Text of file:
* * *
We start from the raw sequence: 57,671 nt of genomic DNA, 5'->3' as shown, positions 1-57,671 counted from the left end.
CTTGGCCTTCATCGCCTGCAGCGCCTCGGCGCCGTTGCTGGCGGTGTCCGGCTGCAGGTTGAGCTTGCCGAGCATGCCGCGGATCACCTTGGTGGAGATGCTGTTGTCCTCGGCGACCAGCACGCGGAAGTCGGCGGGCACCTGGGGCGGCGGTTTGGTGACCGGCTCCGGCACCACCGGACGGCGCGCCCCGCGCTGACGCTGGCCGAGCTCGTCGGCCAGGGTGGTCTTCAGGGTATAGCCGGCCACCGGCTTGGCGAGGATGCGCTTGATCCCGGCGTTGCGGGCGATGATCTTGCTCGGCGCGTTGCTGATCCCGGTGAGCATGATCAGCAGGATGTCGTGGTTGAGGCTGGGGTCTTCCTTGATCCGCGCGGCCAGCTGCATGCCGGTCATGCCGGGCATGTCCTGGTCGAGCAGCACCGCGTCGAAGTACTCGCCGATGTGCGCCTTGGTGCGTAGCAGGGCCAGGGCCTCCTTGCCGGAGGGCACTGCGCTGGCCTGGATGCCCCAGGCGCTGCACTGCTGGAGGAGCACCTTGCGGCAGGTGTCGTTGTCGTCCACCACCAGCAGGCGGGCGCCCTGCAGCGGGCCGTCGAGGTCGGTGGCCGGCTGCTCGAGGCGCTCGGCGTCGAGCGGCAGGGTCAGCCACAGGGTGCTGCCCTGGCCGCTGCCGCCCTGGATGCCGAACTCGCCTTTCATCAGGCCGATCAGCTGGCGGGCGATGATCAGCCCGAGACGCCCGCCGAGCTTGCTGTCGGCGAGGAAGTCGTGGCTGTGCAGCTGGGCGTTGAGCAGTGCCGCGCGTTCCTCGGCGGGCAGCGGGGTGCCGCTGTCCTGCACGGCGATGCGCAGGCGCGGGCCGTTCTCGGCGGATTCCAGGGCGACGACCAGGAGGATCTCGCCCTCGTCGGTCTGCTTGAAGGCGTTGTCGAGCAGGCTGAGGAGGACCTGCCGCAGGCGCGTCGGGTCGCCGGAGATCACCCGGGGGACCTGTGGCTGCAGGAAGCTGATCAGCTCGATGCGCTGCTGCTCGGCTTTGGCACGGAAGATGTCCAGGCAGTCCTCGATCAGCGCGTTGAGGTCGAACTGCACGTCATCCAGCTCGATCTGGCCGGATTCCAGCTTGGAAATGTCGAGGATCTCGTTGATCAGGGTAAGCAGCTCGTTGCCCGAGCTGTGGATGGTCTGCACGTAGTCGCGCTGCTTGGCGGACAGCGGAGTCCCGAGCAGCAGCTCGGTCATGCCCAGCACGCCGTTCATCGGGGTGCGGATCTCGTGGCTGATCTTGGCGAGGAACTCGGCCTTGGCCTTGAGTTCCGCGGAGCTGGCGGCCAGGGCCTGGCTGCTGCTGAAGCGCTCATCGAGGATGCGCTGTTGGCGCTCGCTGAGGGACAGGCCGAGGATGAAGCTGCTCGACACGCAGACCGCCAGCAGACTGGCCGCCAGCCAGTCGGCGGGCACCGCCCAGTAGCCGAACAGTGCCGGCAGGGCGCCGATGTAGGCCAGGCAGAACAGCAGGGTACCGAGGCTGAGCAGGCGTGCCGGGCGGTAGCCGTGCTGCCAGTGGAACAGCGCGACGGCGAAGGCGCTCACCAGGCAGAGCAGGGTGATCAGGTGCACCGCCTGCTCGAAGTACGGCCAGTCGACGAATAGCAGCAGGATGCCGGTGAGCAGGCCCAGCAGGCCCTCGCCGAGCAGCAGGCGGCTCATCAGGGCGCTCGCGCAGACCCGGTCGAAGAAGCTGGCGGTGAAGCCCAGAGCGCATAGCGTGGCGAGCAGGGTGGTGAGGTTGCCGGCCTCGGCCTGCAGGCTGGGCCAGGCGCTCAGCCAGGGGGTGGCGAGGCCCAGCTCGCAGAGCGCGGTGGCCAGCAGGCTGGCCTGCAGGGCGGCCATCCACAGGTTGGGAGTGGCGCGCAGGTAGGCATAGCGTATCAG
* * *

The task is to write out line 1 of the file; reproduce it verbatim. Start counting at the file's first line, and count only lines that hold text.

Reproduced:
We start from the raw sequence: 57,671 nt of genomic DNA, 5'->3' as shown, positions 1-57,671 counted from the left end.